The Stigma And Treatment Of HIV In Australia

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Human Immunodeficiency virus (HIV) is a virus that weakens the immune system making the individual more susceptible to diseases and other viruses. Unlike most viruses the human immune system is unable to fight HIV and it may eventually lead to acquired immunodeficiency syndrome AIDS (MORE ON AIDS) (‘What Is HIV/AIDS?’ 2015). HIV cases in Australia is beginning to increase after a great reduction during the 1990’s and it is most common among men who have sex with men, this means that women affected by HIV/AIDS are not ----. The HIV rates in Somalia are reasonable low compared to neighbouring sub-Saharan countries and most common among the heterosexual couple as a result of sexual activity and due to unsafe healthcare facilities (‘Antiretroviral …show more content…
After thirty-years HIV still carries a great amount of stigma and discrimination around the world. This is due to the social groups who were first diagnosed with HIV being from gay men to intra-Venus drug user and the fact that these social groups already carried negative connotations in society (‘HIV & AIDS Stigma and Discrimination’, 12014). Women in particular are affected by stigma greatly. In Australia HIV was first seen in the 1980’s as a disease of gay men, it began with only men who have sex with men being affected. However, soon after in the same decade HIV was seen among a wide range of groups including women (Power, 2011). Currently women are one of the most vulnerable groups that are impacted on by HIV in Australia due to the HIV culture in Australia mainly being directed for men who have sex with men (Wilcock & Lennon, 2009). Leaving women out in the campaign and HIV awareness puts the notion that women should not be impacted upon by HIV. This makes HIV positive Australian women feel isolated and unheard, thus making it harder for them to disclose their condition to their community (Wilcock & Lennon, 2009). In addition, women are seen as the responsible partner in sex they have a great responsibility in protecting their own health during sex and thus carry a larger burden when diagnosed with …show more content…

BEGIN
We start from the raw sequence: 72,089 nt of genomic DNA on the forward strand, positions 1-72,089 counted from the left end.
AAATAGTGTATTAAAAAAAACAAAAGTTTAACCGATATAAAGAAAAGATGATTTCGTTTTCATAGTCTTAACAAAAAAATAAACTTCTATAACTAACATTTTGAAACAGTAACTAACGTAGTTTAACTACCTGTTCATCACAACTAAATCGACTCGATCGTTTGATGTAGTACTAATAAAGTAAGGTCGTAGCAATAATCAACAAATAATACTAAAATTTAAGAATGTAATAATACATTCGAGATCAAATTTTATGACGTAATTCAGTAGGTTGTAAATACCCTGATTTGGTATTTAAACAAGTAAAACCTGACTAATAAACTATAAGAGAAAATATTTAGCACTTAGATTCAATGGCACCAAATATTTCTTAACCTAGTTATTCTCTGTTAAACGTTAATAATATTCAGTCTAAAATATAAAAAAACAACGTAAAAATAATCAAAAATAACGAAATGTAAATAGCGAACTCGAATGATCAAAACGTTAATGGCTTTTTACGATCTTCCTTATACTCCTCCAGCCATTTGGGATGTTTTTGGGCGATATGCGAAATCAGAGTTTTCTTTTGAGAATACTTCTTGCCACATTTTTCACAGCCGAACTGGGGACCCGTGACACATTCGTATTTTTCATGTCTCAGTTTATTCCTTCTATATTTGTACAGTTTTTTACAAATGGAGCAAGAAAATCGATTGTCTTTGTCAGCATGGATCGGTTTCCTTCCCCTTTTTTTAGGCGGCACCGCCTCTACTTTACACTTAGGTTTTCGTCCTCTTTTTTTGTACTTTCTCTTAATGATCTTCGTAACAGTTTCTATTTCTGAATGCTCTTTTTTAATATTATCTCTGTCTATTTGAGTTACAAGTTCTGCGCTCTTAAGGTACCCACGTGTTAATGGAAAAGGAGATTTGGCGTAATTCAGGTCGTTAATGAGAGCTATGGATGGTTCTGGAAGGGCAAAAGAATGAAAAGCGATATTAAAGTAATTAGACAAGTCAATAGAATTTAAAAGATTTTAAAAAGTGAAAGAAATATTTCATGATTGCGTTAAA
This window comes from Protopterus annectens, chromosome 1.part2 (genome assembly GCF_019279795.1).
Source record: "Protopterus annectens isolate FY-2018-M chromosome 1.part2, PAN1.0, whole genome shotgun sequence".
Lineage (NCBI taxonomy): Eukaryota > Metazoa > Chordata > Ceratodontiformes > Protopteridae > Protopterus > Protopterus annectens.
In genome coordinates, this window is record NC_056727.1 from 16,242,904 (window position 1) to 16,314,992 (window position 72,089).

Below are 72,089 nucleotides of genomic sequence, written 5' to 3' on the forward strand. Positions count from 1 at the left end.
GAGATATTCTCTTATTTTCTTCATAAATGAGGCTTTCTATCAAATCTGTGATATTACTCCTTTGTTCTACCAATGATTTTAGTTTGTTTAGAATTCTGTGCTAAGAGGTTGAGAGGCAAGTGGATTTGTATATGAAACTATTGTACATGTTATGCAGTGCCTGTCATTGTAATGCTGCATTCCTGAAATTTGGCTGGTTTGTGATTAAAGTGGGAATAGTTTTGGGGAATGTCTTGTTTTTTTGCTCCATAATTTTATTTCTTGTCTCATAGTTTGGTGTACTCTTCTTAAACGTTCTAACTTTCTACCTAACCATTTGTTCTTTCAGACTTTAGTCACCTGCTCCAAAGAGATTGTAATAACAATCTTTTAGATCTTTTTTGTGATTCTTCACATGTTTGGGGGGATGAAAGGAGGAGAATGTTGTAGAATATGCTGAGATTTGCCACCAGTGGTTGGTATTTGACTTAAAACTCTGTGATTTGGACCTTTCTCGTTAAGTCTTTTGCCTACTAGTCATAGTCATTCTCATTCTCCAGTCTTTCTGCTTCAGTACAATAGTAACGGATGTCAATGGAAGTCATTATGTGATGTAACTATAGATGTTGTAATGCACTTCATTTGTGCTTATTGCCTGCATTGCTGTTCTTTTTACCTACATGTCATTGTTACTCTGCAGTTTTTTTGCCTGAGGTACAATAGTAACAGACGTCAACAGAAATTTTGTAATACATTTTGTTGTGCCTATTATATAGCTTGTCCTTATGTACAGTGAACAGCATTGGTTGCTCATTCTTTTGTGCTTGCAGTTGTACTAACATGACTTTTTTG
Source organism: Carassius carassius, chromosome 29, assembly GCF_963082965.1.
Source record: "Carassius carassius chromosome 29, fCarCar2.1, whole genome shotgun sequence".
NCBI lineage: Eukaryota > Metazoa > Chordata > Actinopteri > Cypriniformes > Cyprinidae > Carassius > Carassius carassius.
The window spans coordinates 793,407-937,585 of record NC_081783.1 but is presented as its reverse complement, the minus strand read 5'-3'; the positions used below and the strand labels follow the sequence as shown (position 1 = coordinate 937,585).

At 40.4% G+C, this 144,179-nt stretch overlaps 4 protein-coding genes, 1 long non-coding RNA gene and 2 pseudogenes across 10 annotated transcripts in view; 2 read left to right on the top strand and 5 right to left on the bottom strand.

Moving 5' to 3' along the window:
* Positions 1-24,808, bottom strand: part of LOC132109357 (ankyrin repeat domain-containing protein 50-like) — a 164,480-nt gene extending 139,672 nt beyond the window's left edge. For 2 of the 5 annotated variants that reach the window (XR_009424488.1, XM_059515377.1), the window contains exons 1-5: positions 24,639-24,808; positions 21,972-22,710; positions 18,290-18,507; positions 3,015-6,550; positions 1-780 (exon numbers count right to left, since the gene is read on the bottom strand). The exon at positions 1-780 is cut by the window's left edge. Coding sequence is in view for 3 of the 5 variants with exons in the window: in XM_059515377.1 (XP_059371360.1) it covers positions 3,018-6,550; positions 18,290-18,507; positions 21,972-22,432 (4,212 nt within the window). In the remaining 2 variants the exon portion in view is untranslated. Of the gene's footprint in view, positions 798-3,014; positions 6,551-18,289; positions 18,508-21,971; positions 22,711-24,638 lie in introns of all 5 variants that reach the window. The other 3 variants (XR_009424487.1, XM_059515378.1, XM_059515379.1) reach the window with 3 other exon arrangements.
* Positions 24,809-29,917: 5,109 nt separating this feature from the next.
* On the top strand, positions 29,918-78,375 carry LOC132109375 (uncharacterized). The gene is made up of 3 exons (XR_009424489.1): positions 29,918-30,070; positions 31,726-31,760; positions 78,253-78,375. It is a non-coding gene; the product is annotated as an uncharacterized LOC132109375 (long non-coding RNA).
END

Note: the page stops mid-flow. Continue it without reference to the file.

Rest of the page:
The government spent money on not only treatment but also on educating individuals about the virus and how to protect them from as early as in high school. There is a significant amount of health promotion and HIV/AIDs awareness in the media (Power, 2012). All of this in addition to educating individuals and reducing the spread of the virus also reduces the stigma HIV positive people face. However while public awareness of HIV/AIDS is high in Australia the focus is on gay men, this leaves the women out and women feel like they are not at risk of HIV. They begin to believe that it’s a virus that only gay men should worry about. This puts them at a higher risk of contracting the virus, as they less likely to using condoms. Likewise, due to HIV being a problem of the 1980’s and less common in the 1990’s many young people adapt the idea that HIV is a problem of the past and they do not need to partake in safe sex practises thus putting them at a greater risk of the virus and explaining the increase in HIV among young people (‘STIs among young people in Australia: an overview’, 2013). Unlike Australia Somalia, relies on international aid programmes to step in and help with promoting HIV awareness. United Nations International Children’s Emergency Fund (UNICEF) has intervened and is supporting Somalia to promote HIV/AIDS awareness. HIV positive individuals are very reluctant to disclose their

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